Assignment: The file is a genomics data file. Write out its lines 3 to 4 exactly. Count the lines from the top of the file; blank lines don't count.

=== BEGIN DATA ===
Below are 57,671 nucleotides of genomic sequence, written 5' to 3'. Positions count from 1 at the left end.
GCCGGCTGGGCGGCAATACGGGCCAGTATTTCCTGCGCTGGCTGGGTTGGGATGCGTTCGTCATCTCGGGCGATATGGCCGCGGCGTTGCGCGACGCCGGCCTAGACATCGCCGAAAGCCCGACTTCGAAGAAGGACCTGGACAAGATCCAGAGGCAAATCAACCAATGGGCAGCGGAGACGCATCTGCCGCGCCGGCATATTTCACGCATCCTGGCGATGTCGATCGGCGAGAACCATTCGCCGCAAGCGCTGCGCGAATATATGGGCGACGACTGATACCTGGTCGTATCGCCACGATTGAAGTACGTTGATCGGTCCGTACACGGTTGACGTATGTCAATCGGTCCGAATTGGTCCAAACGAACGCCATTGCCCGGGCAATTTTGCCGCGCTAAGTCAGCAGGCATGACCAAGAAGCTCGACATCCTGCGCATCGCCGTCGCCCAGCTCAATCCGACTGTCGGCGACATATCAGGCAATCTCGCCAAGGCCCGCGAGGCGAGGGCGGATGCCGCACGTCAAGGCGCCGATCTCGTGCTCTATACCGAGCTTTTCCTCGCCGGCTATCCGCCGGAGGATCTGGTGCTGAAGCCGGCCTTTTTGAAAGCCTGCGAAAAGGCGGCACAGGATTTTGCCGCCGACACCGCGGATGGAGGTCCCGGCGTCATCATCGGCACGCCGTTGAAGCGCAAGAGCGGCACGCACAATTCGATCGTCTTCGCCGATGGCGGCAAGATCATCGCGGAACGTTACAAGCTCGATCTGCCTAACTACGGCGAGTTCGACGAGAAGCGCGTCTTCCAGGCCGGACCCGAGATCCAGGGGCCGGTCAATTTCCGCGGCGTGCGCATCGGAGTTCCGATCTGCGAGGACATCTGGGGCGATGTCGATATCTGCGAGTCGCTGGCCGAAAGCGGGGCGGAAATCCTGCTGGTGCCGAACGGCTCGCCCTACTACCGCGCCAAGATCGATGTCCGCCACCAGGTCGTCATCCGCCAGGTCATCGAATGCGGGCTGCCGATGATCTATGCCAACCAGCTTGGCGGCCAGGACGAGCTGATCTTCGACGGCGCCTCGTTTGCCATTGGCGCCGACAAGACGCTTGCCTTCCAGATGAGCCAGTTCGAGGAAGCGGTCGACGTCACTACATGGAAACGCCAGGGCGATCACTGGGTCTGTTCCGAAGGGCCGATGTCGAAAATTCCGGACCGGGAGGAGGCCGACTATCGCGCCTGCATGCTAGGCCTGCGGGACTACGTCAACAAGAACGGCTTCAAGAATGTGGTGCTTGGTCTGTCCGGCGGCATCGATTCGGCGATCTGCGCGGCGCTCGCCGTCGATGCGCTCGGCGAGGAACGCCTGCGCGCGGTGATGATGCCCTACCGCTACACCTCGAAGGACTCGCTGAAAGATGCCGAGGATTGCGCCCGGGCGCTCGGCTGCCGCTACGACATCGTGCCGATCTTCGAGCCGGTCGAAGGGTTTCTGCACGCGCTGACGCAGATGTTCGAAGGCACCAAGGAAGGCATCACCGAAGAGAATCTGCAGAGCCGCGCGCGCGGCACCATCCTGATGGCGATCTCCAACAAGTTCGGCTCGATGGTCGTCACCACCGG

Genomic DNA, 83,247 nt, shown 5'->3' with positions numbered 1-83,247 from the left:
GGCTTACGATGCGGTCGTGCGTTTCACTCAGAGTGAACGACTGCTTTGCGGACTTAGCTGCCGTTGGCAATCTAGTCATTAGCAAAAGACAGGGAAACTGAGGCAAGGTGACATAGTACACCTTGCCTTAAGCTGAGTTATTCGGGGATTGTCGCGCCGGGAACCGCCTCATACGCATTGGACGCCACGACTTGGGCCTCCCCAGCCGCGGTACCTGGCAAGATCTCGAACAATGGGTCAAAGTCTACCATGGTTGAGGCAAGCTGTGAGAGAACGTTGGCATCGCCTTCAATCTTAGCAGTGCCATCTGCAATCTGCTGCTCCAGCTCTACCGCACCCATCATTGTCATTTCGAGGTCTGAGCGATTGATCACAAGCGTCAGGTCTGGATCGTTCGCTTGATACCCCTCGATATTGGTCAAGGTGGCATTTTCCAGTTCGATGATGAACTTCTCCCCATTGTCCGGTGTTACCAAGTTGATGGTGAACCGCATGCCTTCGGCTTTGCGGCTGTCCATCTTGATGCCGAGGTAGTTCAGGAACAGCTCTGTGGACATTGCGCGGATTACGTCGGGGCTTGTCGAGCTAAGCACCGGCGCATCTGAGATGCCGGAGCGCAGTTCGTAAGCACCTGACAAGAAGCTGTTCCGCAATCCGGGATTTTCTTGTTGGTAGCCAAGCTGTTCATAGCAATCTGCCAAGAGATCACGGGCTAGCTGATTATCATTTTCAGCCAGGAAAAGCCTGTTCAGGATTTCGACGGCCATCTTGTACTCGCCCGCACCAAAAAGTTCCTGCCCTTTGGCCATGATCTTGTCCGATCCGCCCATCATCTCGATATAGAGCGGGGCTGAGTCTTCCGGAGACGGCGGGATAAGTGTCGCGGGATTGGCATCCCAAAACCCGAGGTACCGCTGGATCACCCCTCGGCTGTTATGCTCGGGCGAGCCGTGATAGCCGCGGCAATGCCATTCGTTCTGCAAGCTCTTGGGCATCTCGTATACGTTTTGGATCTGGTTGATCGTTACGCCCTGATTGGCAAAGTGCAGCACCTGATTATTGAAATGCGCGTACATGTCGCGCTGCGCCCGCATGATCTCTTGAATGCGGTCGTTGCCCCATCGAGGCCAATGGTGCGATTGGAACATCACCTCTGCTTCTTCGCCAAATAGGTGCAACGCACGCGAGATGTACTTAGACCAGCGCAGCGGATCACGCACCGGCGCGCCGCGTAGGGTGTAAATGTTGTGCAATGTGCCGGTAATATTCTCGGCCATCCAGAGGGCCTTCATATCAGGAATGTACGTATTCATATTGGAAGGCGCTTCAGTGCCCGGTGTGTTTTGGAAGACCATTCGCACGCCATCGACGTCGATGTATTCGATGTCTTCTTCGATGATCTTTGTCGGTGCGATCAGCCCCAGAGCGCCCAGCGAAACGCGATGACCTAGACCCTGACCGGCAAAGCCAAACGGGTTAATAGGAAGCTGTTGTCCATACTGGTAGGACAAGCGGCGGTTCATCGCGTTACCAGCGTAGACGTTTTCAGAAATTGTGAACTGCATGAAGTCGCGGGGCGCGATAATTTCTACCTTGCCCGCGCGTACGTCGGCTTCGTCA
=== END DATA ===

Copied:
Genomic DNA, 83,247 nt, shown 5'->3' with positions numbered 1-83,247 from the left:
GGCTTACGATGCGGTCGTGCGTTTCACTCAGAGTGAACGACTGCTTTGCGGACTTAGCTGCCGTTGGCAATCTAGTCATTAGCAAAAGACAGGGAAACTGAGGCAAGGTGACATAGTACACCTTGCCTTAAGCTGAGTTATTCGGGGATTGTCGCGCCGGGAACCGCCTCATACGCATTGGACGCCACGACTTGGGCCTCCCCAGCCGCGGTACCTGGCAAGATCTCGAACAATGGGTCAAAGTCTACCATGGTTGAGGCAAGCTGTGAGAGAACGTTGGCATCGCCTTCAATCTTAGCAGTGCCATCTGCAATCTGCTGCTCCAGCTCTACCGCACCCATCATTGTCATTTCGAGGTCTGAGCGATTGATCACAAGCGTCAGGTCTGGATCGTTCGCTTGATACCCCTCGATATTGGTCAAGGTGGCATTTTCCAGTTCGATGATGAACTTCTCCCCATTGTCCGGTGTTACCAAGTTGATGGTGAACCGCATGCCTTCGGCTTTGCGGCTGTCCATCTTGATGCCGAGGTAGTTCAGGAACAGCTCTGTGGACATTGCGCGGATTACGTCGGGGCTTGTCGAGCTAAGCACCGGCGCATCTGAGATGCCGGAGCGCAGTTCGTAAGCACCTGACAAGAAGCTGTTCCGCAATCCGGGATTTTCTTGTTGGTAGCCAAGCTGTTCATAGCAATCTGCCAAGAGATCACGGGCTAGCTGATTATCATTTTCAGCCAGGAAAAGCCTGTTCAGGATTTCGACGGCCATCTTGTACTCGCCCGCACCAAAAAGTTCCTGCCCTTTGGCCATGATCTTGTCCGATCCGCCCATCATCTCGATATAGAGCGGGGCTGAGTCTTCCGGAGACGGCGGGATAAGTGTCGCGGGATTGGCATCCCAAAACCCGAGGTACCGCTGGATCACCCCTCGGCTGTTATGCTCGGGCGAGCCGTGATAGCCGCGGCAATGCCATTCGTTCTGCAAGCTCTTGGGCATCTCGTATACGTTTTGGATCTGGTTGATCGTTACGCCCTGATTGGCAAAGTGCAGCACCTGATTATTGAAATGCGCGTACATGTCGCGCTGCGCCCGCATGATCTCTTGAATGCGGTCGTTGCCCCATCGAGGCCAATGGTGCGATTGGAACATCACCTCTGCTTCTTCGCCAAATAGGTGCAACGCACGCGAGATGTACTTAGACCAGCGCAGCGGATCACGCACCGGCGCGCCGCGTAGGGTGTAAATGTTGTGCAATGTGCCGGTAATATTCTCGGCCATCCAGAGGGCCTTCATATCAGGAATGTACGTATTCATATTGGAAGGCGCTTCAGTGCCCGGTGTGTTTTGGAAGACCATTCGCACGCCATCGACGTCGATGTATTCGATGTCTTCTTCGATGATCTTTGTCGGTGCGATCAGCCCCAGAGCGCCCAGCGAAACGCGATGACCTAGACCCTGACCGGCAAAGCCAAACGGGTTAATAGGAAGCTGTTGTCCATACTGGTAGGACAAGCGGCGGTTCATCGCGTTACCAGCGTAGACGTTTTCAGAAATTGTGAACTGCATGAAGTCGCGGGGCGCGATAATTTCTACCTTGCCCGCGCGTACGTCGGCTTCGTCA